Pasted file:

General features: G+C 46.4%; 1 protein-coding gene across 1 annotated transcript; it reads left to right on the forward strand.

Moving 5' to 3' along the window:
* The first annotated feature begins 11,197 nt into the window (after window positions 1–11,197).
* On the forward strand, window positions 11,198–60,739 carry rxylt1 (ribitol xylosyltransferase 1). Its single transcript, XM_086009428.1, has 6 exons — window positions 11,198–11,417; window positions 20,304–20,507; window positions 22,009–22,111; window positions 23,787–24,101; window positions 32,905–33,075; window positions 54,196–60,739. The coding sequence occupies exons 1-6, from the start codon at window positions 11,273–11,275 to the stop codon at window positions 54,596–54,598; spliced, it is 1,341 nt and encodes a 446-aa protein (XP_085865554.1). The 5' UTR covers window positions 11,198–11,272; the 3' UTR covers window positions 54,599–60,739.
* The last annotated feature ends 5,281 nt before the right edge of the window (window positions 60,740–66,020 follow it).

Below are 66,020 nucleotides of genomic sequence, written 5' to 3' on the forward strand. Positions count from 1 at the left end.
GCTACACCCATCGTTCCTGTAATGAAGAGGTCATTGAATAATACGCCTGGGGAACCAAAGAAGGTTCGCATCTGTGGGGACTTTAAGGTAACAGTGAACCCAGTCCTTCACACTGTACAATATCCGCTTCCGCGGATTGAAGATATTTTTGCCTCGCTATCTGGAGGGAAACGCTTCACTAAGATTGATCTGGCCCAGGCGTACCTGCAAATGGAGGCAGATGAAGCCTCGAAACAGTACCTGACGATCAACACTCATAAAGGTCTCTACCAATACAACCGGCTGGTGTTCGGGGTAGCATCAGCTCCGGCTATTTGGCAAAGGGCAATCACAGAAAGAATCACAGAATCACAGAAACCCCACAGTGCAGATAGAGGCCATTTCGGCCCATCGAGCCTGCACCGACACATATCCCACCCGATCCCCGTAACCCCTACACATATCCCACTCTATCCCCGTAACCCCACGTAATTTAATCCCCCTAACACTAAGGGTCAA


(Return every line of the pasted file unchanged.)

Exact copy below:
General features: G+C 46.4%; 1 protein-coding gene across 1 annotated transcript; it reads left to right on the forward strand.

Moving 5' to 3' along the window:
* The first annotated feature begins 11,197 nt into the window (after window positions 1–11,197).
* On the forward strand, window positions 11,198–60,739 carry rxylt1 (ribitol xylosyltransferase 1). Its single transcript, XM_086009428.1, has 6 exons — window positions 11,198–11,417; window positions 20,304–20,507; window positions 22,009–22,111; window positions 23,787–24,101; window positions 32,905–33,075; window positions 54,196–60,739. The coding sequence occupies exons 1-6, from the start codon at window positions 11,273–11,275 to the stop codon at window positions 54,596–54,598; spliced, it is 1,341 nt and encodes a 446-aa protein (XP_085865554.1). The 5' UTR covers window positions 11,198–11,272; the 3' UTR covers window positions 54,599–60,739.
* The last annotated feature ends 5,281 nt before the right edge of the window (window positions 60,740–66,020 follow it).

Below are 66,020 nucleotides of genomic sequence, written 5' to 3' on the forward strand. Positions count from 1 at the left end.
GCTACACCCATCGTTCCTGTAATGAAGAGGTCATTGAATAATACGCCTGGGGAACCAAAGAAGGTTCGCATCTGTGGGGACTTTAAGGTAACAGTGAACCCAGTCCTTCACACTGTACAATATCCGCTTCCGCGGATTGAAGATATTTTTGCCTCGCTATCTGGAGGGAAACGCTTCACTAAGATTGATCTGGCCCAGGCGTACCTGCAAATGGAGGCAGATGAAGCCTCGAAACAGTACCTGACGATCAACACTCATAAAGGTCTCTACCAATACAACCGGCTGGTGTTCGGGGTAGCATCAGCTCCGGCTATTTGGCAAAGGGCAATCACAGAAAGAATCACAGAATCACAGAAACCCCACAGTGCAGATAGAGGCCATTTCGGCCCATCGAGCCTGCACCGACACATATCCCACCCGATCCCCGTAACCCCTACACATATCCCACTCTATCCCCGTAACCCCACGTAATTTAATCCCCCTAACACTAAGGGTCAA